Americans raised by divorced parents are less likely to be religiously affiliated later in life, according to a new survey from PRRI and Religion News Service.
The poll found that 35 percent of people raised in divorced homes were religiously unaffiliated later in life, compared to 23 percent of children who grew up in homes with married parents.
Divorce also had an impact on church attendance, with 21 percent of children who grew up with divorced parents reporting going to church at least once per week compared to 34 percent of people whose parents were married.
And the church attendance gap persisted even among Americans who stayed religiously affiliated as adults.
“Roughly three in 10 (31 percent) religious Americans who were brought up by divorced parents say they attend religious services at least once a week, compared to 43 percent of religious Americans who were raised by married parents,” the study explains.
PRRI researcher Daniel Cox said there are many reasons behind the growth of religiously unaffiliated Americans, but stressed the “structure of family life” as a piece of the overarching puzzle.
“Americans raised by divorced parents or by parents in interfaith marriages are less likely than those brought up in two-parent or single-faith households to be religiously active as adults,” Cox said.
Why family matters
As Deseret News previously reported, past research has also found that children of divorce are less likely to stay religiously affiliated.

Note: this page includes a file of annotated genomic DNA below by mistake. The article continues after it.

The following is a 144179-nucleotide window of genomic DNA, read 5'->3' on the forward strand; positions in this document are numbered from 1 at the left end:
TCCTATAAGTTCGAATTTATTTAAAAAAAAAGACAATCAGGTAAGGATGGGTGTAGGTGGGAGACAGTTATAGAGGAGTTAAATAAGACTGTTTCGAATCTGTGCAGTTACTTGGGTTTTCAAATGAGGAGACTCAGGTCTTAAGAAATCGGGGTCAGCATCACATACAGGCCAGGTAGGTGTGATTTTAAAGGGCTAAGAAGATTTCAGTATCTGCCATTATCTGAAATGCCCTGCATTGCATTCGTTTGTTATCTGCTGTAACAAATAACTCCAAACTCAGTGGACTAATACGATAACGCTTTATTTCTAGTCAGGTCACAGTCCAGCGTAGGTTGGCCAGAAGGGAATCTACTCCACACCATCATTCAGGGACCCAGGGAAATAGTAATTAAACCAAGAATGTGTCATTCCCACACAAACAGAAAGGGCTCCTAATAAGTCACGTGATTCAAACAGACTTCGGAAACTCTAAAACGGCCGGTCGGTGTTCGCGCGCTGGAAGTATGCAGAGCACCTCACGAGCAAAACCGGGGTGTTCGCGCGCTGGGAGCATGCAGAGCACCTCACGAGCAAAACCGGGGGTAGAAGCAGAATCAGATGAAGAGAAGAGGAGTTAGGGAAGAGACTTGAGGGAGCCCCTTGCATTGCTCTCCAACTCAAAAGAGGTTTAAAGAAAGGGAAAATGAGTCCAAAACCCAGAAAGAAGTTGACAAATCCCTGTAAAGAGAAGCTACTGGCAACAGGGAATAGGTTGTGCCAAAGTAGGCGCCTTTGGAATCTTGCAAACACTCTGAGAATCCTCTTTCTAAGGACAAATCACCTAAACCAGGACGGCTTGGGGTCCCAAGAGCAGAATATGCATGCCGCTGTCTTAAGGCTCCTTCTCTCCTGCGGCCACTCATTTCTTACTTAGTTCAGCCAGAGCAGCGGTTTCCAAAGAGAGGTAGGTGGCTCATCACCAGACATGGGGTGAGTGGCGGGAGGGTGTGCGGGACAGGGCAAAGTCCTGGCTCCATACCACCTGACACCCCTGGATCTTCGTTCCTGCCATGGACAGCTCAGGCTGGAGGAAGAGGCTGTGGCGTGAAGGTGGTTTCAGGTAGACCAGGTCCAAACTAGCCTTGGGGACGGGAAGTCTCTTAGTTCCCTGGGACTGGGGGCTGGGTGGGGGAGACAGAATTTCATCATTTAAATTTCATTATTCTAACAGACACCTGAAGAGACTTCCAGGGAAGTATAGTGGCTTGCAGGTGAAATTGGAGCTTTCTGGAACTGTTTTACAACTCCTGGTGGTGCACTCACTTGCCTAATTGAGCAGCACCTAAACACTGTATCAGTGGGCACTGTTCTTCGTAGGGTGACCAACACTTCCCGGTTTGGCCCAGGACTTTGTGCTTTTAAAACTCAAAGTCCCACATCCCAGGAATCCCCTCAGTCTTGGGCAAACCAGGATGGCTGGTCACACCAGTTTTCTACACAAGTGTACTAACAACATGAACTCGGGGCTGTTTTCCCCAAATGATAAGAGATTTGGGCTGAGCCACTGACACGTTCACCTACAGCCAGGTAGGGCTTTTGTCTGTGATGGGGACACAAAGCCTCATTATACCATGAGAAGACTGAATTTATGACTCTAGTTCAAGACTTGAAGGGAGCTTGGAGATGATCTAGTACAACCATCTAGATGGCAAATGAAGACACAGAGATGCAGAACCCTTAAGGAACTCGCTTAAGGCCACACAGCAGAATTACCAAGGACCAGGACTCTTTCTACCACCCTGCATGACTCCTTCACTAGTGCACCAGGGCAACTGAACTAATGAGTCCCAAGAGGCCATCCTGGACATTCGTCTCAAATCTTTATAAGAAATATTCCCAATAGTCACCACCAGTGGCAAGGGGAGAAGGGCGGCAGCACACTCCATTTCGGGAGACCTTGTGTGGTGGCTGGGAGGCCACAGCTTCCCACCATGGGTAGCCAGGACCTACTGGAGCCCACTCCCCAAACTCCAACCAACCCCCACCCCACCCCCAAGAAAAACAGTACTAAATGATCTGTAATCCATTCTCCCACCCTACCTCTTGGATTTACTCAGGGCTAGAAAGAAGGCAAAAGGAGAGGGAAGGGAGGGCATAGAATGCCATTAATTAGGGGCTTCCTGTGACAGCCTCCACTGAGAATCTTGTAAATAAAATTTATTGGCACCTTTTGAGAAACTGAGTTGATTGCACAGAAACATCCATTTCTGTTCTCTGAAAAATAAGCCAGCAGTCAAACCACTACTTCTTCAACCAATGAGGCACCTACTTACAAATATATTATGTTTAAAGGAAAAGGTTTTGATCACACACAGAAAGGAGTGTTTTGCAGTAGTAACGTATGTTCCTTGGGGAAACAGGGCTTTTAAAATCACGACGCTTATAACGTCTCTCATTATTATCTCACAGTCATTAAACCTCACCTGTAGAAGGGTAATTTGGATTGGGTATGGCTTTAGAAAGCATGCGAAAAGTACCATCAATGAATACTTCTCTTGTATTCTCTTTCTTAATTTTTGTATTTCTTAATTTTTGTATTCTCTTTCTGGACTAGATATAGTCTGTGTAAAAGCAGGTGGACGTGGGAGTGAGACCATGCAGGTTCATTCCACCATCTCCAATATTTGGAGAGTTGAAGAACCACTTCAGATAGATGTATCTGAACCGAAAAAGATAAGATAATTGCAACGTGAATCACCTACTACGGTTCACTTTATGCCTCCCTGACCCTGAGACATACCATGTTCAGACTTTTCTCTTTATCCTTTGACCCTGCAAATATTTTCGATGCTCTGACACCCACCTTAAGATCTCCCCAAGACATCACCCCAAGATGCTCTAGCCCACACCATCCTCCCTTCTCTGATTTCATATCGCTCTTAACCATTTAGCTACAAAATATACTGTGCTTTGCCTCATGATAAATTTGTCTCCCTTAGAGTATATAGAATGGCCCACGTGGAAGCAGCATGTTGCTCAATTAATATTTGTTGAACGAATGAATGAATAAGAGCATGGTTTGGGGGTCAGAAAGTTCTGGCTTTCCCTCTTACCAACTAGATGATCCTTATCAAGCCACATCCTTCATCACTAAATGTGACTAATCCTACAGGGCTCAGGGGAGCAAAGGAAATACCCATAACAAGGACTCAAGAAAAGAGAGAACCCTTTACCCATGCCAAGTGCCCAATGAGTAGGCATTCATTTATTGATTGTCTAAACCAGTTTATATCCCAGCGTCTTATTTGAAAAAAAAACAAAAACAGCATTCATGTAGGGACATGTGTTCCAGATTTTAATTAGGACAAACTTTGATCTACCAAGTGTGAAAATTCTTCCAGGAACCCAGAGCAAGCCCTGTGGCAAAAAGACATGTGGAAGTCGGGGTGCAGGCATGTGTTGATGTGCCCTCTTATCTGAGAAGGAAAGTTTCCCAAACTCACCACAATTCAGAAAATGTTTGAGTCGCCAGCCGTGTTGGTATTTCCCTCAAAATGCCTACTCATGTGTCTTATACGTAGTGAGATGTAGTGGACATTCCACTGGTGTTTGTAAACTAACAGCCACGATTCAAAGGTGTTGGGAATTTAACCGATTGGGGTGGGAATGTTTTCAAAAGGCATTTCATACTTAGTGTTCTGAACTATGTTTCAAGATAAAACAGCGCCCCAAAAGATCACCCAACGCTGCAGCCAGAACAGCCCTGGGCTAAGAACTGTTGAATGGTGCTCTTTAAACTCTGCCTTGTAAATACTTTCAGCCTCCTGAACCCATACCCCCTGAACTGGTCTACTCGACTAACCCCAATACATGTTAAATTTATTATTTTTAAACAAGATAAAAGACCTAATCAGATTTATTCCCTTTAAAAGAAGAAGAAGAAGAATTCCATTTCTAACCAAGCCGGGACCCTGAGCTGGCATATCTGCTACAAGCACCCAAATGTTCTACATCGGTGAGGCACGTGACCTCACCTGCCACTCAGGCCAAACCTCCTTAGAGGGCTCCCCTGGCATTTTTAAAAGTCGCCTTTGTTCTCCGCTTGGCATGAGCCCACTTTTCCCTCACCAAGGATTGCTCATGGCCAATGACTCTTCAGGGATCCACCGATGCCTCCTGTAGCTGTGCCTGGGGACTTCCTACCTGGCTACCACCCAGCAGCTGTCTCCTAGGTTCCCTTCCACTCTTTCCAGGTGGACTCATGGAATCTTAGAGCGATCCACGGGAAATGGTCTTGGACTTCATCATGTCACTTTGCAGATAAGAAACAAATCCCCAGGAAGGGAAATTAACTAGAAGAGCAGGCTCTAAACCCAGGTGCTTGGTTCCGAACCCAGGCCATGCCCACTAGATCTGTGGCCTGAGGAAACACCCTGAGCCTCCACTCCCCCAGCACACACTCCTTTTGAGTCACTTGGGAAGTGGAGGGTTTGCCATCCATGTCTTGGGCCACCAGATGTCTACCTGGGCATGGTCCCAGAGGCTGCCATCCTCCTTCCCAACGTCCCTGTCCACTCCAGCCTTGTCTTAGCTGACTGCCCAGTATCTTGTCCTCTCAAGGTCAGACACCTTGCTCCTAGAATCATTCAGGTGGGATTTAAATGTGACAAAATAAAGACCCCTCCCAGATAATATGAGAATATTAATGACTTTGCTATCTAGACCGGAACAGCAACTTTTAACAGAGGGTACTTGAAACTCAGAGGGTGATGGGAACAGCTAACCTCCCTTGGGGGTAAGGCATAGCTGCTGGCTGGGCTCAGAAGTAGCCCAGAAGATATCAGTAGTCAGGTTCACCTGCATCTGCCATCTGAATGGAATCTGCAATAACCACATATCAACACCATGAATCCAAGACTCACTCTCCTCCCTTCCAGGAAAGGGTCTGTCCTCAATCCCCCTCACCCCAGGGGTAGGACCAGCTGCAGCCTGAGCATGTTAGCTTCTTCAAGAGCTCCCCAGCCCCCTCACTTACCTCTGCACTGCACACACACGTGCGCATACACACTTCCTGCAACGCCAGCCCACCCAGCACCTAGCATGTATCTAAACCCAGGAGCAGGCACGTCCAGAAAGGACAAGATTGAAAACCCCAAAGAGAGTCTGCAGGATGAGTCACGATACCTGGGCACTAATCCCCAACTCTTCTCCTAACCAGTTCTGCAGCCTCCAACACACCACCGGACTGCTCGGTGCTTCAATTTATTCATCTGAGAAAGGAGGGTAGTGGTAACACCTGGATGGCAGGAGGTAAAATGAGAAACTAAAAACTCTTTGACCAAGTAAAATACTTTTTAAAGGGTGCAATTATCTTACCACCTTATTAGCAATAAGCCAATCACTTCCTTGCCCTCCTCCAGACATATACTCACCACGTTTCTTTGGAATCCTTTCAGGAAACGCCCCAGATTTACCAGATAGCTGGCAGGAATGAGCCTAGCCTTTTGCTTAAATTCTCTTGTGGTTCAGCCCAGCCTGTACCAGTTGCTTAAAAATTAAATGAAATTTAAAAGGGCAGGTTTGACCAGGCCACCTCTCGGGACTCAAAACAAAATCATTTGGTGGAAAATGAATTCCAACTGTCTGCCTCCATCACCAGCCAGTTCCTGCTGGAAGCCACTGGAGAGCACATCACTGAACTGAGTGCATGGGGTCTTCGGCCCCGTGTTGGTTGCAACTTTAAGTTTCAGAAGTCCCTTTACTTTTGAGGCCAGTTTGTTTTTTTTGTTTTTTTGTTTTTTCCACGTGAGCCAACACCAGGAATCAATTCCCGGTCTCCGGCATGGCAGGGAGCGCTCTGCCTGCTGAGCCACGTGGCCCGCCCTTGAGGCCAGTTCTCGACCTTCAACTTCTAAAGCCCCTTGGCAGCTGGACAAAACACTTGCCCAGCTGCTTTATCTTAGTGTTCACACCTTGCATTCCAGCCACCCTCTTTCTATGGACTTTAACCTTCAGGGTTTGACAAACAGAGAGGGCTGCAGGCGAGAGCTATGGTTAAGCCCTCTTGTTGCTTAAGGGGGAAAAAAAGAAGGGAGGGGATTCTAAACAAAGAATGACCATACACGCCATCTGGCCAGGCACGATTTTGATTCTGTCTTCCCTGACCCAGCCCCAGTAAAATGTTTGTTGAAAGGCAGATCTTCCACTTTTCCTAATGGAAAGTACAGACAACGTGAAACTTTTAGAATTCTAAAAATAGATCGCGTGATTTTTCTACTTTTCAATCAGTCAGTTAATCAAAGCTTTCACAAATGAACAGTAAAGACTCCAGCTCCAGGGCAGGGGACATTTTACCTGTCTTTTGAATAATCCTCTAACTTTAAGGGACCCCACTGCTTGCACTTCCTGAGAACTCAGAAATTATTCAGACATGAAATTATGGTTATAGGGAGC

Researcher and author Elizabeth Marquardt said in 2013 that she surveyed 1,500 young adults, finding that two-thirds of people from married families were fairly or very religious, while just over half of children of divorce said the same.
Additionally, church attendance was much higher among those who were in married families than those from divorced households.
And a Lifeway Research survey sponsored by Focus on the Family in 2015 found that 20 percent of churchgoers stopped going to church after a divorce. Their children also stop attending, with 35 percent of parents reporting that at least one of their kids who went before a divorce stopped after.
There are a variety of reasons why religious participation for teens could decrease, including scheduling issues as a result of visitation following a divorce, a feeling that religion doesn’t answer questions that divorce raises — or churches that take sides after parents split, among other potential causes.
Two-thirds of people who went through a divorce also reported no one from their churches reached out during that time, as noted in a 2013 report titled, “Does the Shape of Families Shape Faith? Challenging the Churches to Confront the Impact of Family Change.” It’s a study that Marquardt worked on in her role as director of the Center for Marriage and Families at the Institute for American Families.
In the end, churches need to be aware and engaged if they want to help stop these people from exiting the pews.
“The health and future of congregations depends upon understanding, reaching out to, and welcoming and nurturing as potential leaders those who have come of age in an era of dramatic family changes,” read the report’s executive summary. “The suffering felt by children of divorce may actually offer a pathway toward healing and growth, not only for themselves, but for the churches.”
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